With the European population growing older, the challenge is to keep an increasing number of seniors across all European countries healthy and active. In Europe, between 13.5 % and 29.7 % of older adults living at home are malnourished or at risk of protein energy malnutrition. PROMISS aims to better understand and ultimately prevent protein energy malnutrition in seniors. Thereby, PROMISS will contribute to improve active and healthy ageing.
Nutrition for healthy ageing
PROMISS Consortium Meeting in Nice, Frankreich (SEP 2017)
During the 19th and 20th of September 2017, a PROMISS Consortium Meeting has been hosted at the premises of the Hôtel Novotel Nice Centre Vieux in Nice, France. All project partners where represented by experts in the fields of epidemiology, clinical trials, geriatrics, nutrition, physical activity, microbiomics, and behaviour, consumer, sensory and computer sciences, as well as industry, SMEs, European stakeholder organisations and representatives of older adults themselves.
The meeting consisted of a set of plenary sessions with topics ranging from reports from the project work packages and the second General Assembly, as well as a set of parallel breakout group sessions, which results where shared in a plenary session. All in one, the result was a very fruitful Consortium Meeting.
In addition to the working sessions, the group also had the opportunity to participate in a social program, including a visit to Saint Paul de Vence and a dinner in a restaurant of this beautiful village which medieval walls encircle pitoresque narrow streets.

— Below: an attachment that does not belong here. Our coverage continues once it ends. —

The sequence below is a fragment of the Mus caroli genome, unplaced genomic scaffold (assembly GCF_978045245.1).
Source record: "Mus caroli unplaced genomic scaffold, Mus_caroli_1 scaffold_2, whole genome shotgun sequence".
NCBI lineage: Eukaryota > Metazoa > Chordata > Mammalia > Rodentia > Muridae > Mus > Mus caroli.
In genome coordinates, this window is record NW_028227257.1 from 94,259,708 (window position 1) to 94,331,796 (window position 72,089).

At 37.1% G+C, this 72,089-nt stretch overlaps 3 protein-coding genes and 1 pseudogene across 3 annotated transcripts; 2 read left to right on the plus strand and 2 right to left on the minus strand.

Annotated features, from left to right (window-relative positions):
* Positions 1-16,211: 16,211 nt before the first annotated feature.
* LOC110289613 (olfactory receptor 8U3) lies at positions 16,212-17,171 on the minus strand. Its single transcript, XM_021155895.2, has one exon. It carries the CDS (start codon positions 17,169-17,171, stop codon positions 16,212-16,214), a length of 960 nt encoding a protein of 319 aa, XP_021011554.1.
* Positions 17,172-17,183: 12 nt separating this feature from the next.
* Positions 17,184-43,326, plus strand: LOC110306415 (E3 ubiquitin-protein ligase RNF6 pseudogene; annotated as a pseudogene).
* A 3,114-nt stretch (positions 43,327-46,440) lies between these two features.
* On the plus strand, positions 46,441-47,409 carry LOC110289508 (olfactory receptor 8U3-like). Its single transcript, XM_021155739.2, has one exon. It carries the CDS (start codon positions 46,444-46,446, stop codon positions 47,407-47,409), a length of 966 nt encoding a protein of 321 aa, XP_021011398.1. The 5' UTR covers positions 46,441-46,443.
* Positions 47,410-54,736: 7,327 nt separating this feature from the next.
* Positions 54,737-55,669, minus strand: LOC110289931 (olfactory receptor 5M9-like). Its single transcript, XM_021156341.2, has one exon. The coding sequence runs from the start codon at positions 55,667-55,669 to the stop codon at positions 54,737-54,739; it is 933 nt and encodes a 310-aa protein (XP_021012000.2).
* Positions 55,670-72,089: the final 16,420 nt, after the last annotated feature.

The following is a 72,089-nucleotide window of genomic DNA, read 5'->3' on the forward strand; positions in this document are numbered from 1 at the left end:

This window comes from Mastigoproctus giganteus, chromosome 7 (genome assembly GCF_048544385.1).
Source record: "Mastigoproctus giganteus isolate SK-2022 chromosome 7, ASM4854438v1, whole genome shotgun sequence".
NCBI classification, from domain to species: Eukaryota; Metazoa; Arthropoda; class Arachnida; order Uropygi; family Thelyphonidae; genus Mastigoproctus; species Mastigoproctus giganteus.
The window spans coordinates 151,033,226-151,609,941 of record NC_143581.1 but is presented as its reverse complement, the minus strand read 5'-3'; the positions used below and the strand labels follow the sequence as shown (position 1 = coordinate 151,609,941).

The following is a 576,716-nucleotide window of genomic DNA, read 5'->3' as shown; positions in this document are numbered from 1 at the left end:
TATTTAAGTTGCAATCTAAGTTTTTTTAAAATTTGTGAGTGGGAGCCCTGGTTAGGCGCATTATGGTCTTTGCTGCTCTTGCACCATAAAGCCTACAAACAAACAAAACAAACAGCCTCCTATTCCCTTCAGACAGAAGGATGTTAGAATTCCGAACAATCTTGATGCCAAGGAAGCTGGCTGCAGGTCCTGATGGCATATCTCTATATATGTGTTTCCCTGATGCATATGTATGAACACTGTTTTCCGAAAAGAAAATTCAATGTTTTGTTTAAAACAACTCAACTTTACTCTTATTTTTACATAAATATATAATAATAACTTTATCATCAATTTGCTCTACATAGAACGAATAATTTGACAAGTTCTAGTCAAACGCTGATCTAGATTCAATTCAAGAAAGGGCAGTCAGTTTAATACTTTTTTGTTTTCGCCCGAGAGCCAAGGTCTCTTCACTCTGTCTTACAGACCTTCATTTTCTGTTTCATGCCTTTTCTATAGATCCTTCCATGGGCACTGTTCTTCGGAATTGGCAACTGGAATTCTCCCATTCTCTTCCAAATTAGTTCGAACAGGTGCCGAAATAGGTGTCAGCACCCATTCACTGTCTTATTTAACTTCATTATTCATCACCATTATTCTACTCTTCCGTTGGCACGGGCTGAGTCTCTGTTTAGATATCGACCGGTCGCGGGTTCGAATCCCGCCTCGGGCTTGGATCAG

Poor appetite and dietary intake in community-dwelling older adults
S. van der Meij , H. A.H. Wijnhoven , J. S. Lee, D. K. Houston, T. Hue, T. B. Harris, S. B. Kritchevsky , B. Newman , M. Visser
Journal of the American Geriatrics Society, accepted for publication on 31-5-2017
Poor appetite is a problem in many older adults and is associated with unintentional weight loss and lower quality of life. Insight in food preferences of these older adults could be used to improve dietary intake and develop meals, drinks and snacks that are specifically adapted to these preferences. It can also be used to identify the risk of nutrient deficiencies.
In this study we investigated differences in food intake by appetite level among 2.597 older adults (70-79 years) who are living in the United States and who participated in the second year of the Health, Aging and Body Composition Study. The dietary intake of the older adults was measured with a “food frequency questionnaire” that consisted of 108 items on frequency and amount of different foods.
In total, 22% of the older adults reported that they had a poor appetite, 38% reported a good appetite and 40% a very good appetite. The older adults with a poor appetite were more often female, black, lower educated, and reported a poorer general health status, more biting/chewing problems, unintentional weight loss, and a lower Healthy Eating Index score.
The older adults with a poor appetite consumed less protein and dietary fiber, less solid foods, smaller portion sizes, less wholegrains, and less fruits and vegetables than older adults with a very good appetite. They consumed more dairy foods, fats, oils, sweets and soda’s.
This study shows that older adults with a poor appetite report a different dietary intake pattern compared to those with very good appetite. The study results can be used for nutrition interventions to enhance food intake, diet variety and diet quality in older adults with a poor appetite.
Read the whole scientific paper here.
PROMISS at the 39th ESPEN congress in The Hague!
At the very well attended PROMISS symposium, which took place during the 39th ESPEN congress, our researchers presented their work on potential dietary risk factors for the development of malnutrition and on nutritional interventions to prevent malnutrition in community-dwelling older adults.